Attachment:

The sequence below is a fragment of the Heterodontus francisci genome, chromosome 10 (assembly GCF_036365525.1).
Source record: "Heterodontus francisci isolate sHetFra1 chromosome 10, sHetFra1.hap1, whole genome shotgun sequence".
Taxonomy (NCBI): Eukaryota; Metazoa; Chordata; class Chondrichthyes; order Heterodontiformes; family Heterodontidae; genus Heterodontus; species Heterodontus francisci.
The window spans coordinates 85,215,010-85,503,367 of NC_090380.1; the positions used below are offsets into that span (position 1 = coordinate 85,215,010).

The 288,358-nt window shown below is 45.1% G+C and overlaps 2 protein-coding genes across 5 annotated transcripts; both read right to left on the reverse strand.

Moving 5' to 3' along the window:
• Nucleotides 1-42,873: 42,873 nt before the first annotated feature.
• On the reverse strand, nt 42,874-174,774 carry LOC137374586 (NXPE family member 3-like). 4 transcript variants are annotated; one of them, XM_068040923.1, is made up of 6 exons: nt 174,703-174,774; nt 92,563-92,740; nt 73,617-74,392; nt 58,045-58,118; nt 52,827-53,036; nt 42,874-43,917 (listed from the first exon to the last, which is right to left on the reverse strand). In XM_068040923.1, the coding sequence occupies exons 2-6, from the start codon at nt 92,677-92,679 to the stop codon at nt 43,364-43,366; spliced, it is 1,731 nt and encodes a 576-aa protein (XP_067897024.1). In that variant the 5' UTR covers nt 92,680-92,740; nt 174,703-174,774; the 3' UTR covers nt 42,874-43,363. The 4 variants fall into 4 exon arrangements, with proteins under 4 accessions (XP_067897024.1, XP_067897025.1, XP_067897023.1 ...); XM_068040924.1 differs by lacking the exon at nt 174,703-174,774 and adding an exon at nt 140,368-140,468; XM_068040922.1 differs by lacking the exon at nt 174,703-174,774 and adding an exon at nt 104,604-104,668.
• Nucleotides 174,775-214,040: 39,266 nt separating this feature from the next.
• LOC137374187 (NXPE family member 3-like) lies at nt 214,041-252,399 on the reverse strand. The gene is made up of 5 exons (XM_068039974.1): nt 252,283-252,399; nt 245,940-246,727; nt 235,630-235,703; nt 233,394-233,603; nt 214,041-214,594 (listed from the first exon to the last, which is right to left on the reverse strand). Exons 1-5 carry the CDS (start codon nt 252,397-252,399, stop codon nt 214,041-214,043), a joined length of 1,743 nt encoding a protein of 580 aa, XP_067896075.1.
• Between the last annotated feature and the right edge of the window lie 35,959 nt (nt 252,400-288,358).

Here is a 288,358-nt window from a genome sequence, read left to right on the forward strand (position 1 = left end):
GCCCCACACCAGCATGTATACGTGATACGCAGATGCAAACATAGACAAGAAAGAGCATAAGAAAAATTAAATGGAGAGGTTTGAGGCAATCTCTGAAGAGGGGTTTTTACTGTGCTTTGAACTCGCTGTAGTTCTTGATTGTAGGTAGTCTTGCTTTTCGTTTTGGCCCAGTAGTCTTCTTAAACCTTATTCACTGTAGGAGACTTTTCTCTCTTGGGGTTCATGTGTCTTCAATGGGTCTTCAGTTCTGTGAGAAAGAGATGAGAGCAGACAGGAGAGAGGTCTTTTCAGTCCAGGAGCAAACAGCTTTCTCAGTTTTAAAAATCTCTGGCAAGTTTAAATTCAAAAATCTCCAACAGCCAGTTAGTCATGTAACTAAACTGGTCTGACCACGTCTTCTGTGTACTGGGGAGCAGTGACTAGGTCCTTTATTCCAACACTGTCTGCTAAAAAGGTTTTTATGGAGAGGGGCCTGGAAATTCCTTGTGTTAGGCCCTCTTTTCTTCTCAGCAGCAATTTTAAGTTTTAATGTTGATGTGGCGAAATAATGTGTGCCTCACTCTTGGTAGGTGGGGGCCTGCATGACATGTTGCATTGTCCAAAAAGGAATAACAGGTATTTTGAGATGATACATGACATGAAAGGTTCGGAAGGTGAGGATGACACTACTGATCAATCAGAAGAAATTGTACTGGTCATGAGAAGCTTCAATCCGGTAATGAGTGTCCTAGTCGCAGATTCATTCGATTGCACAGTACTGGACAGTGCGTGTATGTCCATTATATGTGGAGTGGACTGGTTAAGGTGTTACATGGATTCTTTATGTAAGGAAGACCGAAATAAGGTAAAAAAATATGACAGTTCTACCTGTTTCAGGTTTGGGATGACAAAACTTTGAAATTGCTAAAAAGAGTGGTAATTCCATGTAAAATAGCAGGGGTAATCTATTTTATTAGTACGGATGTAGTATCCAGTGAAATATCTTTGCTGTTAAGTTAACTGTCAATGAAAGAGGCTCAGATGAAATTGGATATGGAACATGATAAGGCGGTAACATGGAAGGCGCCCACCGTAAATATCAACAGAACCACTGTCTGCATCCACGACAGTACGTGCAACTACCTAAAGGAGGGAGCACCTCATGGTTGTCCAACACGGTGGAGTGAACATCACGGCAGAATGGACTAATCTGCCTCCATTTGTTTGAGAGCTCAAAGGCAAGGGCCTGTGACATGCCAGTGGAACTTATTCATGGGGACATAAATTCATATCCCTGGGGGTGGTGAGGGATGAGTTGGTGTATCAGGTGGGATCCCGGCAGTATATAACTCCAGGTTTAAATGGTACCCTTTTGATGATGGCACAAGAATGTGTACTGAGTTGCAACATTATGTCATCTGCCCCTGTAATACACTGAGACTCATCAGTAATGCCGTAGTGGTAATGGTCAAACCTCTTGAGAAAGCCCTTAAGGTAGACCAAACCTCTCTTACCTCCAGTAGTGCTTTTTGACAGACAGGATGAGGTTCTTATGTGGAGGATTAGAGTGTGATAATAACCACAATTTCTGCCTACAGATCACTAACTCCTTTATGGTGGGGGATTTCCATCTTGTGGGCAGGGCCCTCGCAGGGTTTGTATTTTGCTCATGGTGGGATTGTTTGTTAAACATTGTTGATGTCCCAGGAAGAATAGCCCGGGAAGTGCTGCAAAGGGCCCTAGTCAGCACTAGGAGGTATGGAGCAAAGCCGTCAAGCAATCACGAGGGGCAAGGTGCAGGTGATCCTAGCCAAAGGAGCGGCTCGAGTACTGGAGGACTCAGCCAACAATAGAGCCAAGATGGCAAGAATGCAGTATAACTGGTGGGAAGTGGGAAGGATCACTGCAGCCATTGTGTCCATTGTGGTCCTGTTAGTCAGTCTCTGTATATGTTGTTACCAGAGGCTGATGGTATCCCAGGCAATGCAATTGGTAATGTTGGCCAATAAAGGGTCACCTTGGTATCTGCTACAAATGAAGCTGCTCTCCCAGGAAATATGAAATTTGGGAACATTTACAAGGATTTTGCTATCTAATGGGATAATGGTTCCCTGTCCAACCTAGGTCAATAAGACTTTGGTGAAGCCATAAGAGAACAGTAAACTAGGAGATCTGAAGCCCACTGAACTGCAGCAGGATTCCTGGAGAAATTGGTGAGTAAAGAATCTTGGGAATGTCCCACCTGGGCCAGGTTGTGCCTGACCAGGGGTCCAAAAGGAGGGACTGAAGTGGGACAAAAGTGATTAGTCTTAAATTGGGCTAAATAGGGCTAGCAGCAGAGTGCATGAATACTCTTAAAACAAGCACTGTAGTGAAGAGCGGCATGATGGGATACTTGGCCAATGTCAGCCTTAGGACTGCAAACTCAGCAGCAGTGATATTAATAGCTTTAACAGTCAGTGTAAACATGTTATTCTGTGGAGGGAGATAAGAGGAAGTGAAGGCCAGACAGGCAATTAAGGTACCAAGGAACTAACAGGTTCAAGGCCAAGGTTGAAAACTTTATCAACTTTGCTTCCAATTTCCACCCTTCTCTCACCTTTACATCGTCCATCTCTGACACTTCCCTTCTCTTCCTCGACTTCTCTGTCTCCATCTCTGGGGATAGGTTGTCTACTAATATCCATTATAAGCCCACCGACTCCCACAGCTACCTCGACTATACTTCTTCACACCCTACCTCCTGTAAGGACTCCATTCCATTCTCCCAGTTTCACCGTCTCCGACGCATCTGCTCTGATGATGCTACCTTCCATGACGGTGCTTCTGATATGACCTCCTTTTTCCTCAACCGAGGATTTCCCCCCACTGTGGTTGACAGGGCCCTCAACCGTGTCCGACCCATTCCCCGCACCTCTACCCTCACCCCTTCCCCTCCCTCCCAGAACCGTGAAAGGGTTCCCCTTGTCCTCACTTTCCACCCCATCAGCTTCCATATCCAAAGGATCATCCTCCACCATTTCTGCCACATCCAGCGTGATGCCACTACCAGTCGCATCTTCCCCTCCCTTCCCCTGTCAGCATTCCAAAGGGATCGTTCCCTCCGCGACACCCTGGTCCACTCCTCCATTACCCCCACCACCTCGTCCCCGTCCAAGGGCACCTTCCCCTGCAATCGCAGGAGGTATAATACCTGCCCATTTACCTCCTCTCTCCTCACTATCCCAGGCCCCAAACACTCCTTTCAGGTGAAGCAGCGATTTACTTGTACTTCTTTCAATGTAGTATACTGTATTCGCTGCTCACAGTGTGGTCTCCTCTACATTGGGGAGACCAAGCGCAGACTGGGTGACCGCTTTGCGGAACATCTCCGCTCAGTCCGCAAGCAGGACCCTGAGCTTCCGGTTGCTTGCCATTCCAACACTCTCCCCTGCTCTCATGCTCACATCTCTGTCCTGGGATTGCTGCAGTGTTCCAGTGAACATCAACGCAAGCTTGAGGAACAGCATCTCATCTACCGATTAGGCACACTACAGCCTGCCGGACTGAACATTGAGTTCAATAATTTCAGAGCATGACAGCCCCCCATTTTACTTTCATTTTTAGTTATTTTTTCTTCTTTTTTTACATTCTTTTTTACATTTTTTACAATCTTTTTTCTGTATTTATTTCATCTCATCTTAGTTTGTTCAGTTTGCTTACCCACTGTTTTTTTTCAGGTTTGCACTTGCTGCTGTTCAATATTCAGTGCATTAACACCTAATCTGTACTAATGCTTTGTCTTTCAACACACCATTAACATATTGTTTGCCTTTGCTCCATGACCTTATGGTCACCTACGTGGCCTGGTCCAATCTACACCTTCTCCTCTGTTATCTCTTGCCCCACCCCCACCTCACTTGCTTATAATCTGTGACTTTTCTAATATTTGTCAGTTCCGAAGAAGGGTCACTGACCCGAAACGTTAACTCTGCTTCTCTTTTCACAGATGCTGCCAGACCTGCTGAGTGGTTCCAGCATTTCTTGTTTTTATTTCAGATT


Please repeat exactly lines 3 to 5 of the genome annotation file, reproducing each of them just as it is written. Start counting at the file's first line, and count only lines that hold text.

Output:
Taxonomy (NCBI): Eukaryota; Metazoa; Chordata; class Chondrichthyes; order Heterodontiformes; family Heterodontidae; genus Heterodontus; species Heterodontus francisci.
The window spans coordinates 85,215,010-85,503,367 of NC_090380.1; the positions used below are offsets into that span (position 1 = coordinate 85,215,010).

The 288,358-nt window shown below is 45.1% G+C and overlaps 2 protein-coding genes across 5 annotated transcripts; both read right to left on the reverse strand.